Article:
“The NVO team will promote widely accepted astronomical metadata standards, and build on the data grids of the sort pioneered by the NPACI Data Intensive Computing thrust,” said Reagan Moore, SDSC distinguished scientist and adjunct professor in UCSD’s Computer Science and Engineering Department. “NVO will focus on the ability to support bulk manipulation of catalog records or sky survey images, to enable statistical analyses across multiple collections.”

The NVO framework must support computation that is scalable, from analyzing data sets on desktop computers to mining massive data collections on supercomputers. One key to this is the SRB, which provides access to data stored in network-accessible data servers and archives. Research will be supported through the use of a metadata catalog with standard access protocols.

Grid services for computational analysis will be based on the Globus toolkit. This will ensure NVO’s compatibility with existing grid resources, notably those being deployed by the PACI TeraGrid, the Grid Physics Network project, and NASA’s Information Power Grid.

An NVO Testbed will evaluate tools and standards and prototype science applications with real astronomy data. The testbed will use major NSF and NASA computing resources, including the PACI TeraGrid processors and archives.


“A major goal for the NVO is to provide a window on the universe for students, teachers, backyard astronomers, and the interested public,” said Bob Hanisch, NVO project manager at the Space Telescope Science Institute. “The NVO will enable the public to explore directly the wealth of information from society’s investment in our national research facilities.”

The NVO will deliver content via the Internet to a wide range of educational projects, from K-12 through university courses. Museums, science centers, and planetariums will access it, in collaboration with professional organizations such as the Association of Science-Technology Centers, the Museum Computer Network, and the International Planetarium Society. There will be a public/educator portal to the NVO, Encyclopedia Galactica, and an intuitive user-friendly interface for novice and advanced users. An online resource of NVO-derived astronomical images will be created for the news media, to bring discoveries to the attention of the journalists and the public.


Large multispectral surveys tend to turn up exotic objects that don’t fit normal classifications. For example, recent surveys that identified unusually red objects have led to the discovery of brown dwarfs and very distant quasars. Pattern-matching software analyzing millions or even billions of objects in survey images will enable astronomers to find anomalies that can only be identified as statistically unusual when catalogs at different wavelengths or observations from different times are compared (Figure 1). Possible discoveries include “dark matter” constituents of our galaxy, transits of stars by their planets, and unknown objects (Figure 2).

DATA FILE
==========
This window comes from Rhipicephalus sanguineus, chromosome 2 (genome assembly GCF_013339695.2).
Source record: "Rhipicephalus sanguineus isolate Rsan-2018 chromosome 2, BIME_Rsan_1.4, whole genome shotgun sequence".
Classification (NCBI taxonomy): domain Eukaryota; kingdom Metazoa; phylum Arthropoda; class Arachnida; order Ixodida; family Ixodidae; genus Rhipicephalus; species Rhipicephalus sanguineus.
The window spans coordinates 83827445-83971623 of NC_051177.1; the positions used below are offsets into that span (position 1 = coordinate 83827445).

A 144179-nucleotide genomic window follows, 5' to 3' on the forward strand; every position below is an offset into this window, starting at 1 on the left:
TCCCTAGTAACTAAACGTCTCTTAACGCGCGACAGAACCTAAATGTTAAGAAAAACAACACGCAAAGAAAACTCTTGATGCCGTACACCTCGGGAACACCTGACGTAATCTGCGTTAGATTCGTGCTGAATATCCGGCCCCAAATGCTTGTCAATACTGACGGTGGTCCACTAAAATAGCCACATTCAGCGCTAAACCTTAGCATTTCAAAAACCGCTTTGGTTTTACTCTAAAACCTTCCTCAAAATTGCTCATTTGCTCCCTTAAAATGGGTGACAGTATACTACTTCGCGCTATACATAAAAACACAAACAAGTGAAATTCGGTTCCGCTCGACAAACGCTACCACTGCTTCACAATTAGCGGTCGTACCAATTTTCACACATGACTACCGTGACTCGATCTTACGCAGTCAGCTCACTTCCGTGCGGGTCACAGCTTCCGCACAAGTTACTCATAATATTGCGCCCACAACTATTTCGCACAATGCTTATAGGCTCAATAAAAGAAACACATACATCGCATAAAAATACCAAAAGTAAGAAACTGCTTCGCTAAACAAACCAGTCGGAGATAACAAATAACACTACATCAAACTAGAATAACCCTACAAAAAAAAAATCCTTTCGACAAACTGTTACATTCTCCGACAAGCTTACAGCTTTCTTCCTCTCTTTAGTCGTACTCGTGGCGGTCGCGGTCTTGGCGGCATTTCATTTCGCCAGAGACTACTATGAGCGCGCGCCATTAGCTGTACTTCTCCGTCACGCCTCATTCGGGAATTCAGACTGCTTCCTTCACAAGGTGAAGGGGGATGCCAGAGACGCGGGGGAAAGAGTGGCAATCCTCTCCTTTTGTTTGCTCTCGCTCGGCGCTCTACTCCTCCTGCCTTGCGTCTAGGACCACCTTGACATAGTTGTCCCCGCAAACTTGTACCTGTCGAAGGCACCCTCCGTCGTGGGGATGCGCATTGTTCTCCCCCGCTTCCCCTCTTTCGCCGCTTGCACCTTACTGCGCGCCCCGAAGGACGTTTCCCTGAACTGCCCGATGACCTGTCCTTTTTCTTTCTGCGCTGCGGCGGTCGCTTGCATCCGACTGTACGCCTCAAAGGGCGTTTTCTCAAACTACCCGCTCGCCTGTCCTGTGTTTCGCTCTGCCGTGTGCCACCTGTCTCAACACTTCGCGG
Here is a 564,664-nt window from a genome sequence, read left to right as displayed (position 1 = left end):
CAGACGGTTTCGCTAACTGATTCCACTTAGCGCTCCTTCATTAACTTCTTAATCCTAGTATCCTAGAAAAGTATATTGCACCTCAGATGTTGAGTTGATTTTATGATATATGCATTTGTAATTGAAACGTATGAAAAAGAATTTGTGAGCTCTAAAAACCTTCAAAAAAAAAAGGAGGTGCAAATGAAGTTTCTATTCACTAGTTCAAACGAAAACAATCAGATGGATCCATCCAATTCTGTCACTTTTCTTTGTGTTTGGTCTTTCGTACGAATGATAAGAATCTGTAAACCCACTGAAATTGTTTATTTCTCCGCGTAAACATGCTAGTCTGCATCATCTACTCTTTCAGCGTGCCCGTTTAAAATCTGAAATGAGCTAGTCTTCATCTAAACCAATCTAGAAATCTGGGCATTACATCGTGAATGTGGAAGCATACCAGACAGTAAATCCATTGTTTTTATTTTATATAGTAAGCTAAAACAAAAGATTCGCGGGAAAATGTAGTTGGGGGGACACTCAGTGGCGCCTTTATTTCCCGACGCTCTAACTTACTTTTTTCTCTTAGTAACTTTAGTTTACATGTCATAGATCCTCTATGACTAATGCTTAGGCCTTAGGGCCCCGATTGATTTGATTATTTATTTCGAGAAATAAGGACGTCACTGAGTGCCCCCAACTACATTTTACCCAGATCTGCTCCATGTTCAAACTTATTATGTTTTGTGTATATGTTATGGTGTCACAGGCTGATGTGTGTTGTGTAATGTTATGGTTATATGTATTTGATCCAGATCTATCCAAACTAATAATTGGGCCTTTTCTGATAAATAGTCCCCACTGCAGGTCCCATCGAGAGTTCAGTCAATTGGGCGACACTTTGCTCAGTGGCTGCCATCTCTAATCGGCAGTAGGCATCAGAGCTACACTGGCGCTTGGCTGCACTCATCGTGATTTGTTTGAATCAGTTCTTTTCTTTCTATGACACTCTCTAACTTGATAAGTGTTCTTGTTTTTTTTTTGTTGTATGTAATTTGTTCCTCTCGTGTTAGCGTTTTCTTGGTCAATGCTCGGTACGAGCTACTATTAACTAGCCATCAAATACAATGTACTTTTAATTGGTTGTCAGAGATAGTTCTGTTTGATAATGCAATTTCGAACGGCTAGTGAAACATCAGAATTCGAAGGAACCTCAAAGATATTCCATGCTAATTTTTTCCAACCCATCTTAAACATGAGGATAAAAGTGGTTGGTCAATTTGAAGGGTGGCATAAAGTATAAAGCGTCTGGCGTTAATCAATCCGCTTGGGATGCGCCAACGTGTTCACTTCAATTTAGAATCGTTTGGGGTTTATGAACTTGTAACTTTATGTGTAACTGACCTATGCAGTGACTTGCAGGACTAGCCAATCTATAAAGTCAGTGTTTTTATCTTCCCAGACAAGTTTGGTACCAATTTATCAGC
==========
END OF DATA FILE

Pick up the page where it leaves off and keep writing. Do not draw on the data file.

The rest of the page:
All of the major astronomy data archives in the United States have agreed to participate in the NVO, and links are being created to similar initiatives in nations around the world. The NVO will include the deepest x-ray data ever obtained (by the Chandra X-ray Observatory), the most extensive optical survey and redshift catalog (the Sloan Digital Sky Survey), the highest-resolution optical observations (the Hubble Space Telescope), the largest infrared archives (the Two Micron All Sky Survey and eventually the Space Infrared Telescope Facility surveys), high-resolution spectra from the European Southern Observatory’s Very Large Telescope, the Gemini telescopes, and radio data from the Very Large Array.

The NVO will make possible truly significant interactions between large data sets and equally large-scale theoretical simulations of astrophysical systems. Detailed simulations already produce enormous data sets, comparable in size with those of observational surveys, that can be mined for valuable information.

The NVO team represents an unusually wide range of astronomical and computer expertise. It includes astronomers and astrophysicists from leading astronomical institutions who will ensure that the NVO meets the needs of working astronomers. “This project will reach across the astronomical community,” Szalay said. “The number of people interested has been growing exponentially, and I think this is likely to change astronomy as we know it.” —MG

Alexander Szalay
Johns Hopkins University

Paul Messina

Kirk Borne
Astronomical Data Center/Raytheon

Thomas Prince, Roy Williams

Andrew Moore
Carnegie Mellon University

Stephen Kent

Alyssa Goodman
Harvard University

Jim Gray
Microsoft Research

Tom McGlynn, Nicholas White
NASA Goddard Space Flight Center

George Helou, Carol Lonsdale
NASA IPAC at Caltech

David De Young

Tim Cornwell

Reagan Moore

Giuseppina Fabbiano
Smithsonian Astrophysical Observatory

Robert Hanisch, Ethan Schreier

Jeff Pier
U.S. Naval Observatory, Flagstaff Station

Ray Plante
University of Illinois, Urbana-Champaign

Charles Alcock
University of Pennsylvania

Carl Kesselman
University of Southern California

Miron Livny
University of Wisconsin, Madison